One of the most common questions bookkeepers have is “How do I find clients?” Before you decide on where to look, you first have to do a little bit of work to identify which kind of clients you want, so you know where to look for them.
It’s common for people in our industry to say “you have to have a niche.” And it’s true, finding clients gets easier once you do.
But no one is talking about how to identify your niche when you are just starting out and you have no clue what you want your niche to be in.
If you have your niche, GREAT! I’ll help you figure out how to get even better clients within that niche.
Otherwise, this is the process I recommend following to start developing a niche
Your Ideal Client Avatar is someone you have in your mind when you think about the type of person you want to work with. Behind every business is a person, so figuring out the core values you want in the clients you work with is step 1. It’s also really helpful to make this into a list and keep it in mind when you’re evaluating whether or not to work with a client after a discovery call.
Even if you have an idea of the type of industry you want to work with, you still want to work with good clients. Identifying your ideal client avatar will help you focus your marketing efforts and networking efforts.
The more specific you are, the easier it becomes to attract the right clients.
If you’re into writing things down, list some core values you expect your client to have. For example:
If it’s hard for you to list those, list the characteristics you don’t want. There’s clarity in contrast. For example:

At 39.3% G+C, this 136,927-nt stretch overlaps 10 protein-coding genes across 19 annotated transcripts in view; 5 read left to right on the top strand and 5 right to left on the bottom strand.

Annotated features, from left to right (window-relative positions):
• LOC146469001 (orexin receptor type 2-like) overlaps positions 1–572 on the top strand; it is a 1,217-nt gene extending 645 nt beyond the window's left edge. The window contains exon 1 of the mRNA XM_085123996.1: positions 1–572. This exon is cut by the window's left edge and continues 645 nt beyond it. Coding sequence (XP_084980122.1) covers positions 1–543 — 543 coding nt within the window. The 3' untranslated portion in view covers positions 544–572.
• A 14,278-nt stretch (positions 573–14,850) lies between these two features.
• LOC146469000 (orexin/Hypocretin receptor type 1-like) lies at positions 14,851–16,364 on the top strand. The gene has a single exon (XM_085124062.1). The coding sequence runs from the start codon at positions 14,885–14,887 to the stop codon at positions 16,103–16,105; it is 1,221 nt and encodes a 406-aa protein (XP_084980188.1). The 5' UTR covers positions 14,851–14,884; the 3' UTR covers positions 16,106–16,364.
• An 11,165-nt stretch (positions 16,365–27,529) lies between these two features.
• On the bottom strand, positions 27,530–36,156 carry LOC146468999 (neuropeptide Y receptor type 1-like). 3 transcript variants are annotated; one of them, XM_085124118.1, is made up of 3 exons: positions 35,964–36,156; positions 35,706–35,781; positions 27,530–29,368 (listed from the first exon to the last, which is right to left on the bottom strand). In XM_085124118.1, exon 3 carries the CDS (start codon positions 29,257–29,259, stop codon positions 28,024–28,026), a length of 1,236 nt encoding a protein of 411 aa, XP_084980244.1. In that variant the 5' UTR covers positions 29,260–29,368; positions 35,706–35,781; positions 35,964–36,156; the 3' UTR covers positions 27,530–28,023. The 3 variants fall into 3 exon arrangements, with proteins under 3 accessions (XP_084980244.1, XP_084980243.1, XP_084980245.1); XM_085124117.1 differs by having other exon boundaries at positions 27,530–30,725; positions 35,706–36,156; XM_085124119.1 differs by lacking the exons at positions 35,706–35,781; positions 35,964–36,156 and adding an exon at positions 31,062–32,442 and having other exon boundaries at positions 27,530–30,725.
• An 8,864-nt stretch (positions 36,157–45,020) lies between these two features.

Another facet to consider is what is your ideal client’s minimum revenue? This is important if you want to charge premium prices because they have to be able to afford you. If you’re wanting to charge premium prices but only want to work with solopreneurs just starting out, you have a mismatch, and it’ll make it really difficult to attract those clients.
Once you have those core values decided on, you can then look at some areas of your life or experiences that you are passionate about.
This is where we’re going to get more granular on industry. What industries might your ideal client be in? Is there an industry that you have experience in either in the accounting world or operationally? Did you work in retail at any point in your career, even as a cashier or a stocker? You may have some operational knowledge that will be really valuable to your clients, because you’ll automatically understand their business process on a certain level.
You can also look at helping industries that you’re passionate about. Do you really love crafting as a hobby and want to help crafters or etsy sellers with their books? Again, knowing the language of your client is going to be so helpful in attracting and communicating with them.
Now that we’ve added the industry layer on there, you can start putting yourself in the room with those ideal clients. Industry Facebook Groups and networking groups are great for that! You can still take on varying industry type clients but after a while, you can reevaluate the clients you do have and figure out what they all have in common, and then narrow your focus even more.
As you take on clients, you’ll start to learn the types of businesses you more enjoy working in but mostly it’s about the clients, their personalities, and values.
This is something that you will always be tweaking as you learn and grow. Don’t be afraid to shift.
If you’d like to learn of 12 places you can find new clients and how to close those clients, get The Bookkeeping Client Closer Mini Workshops here>>
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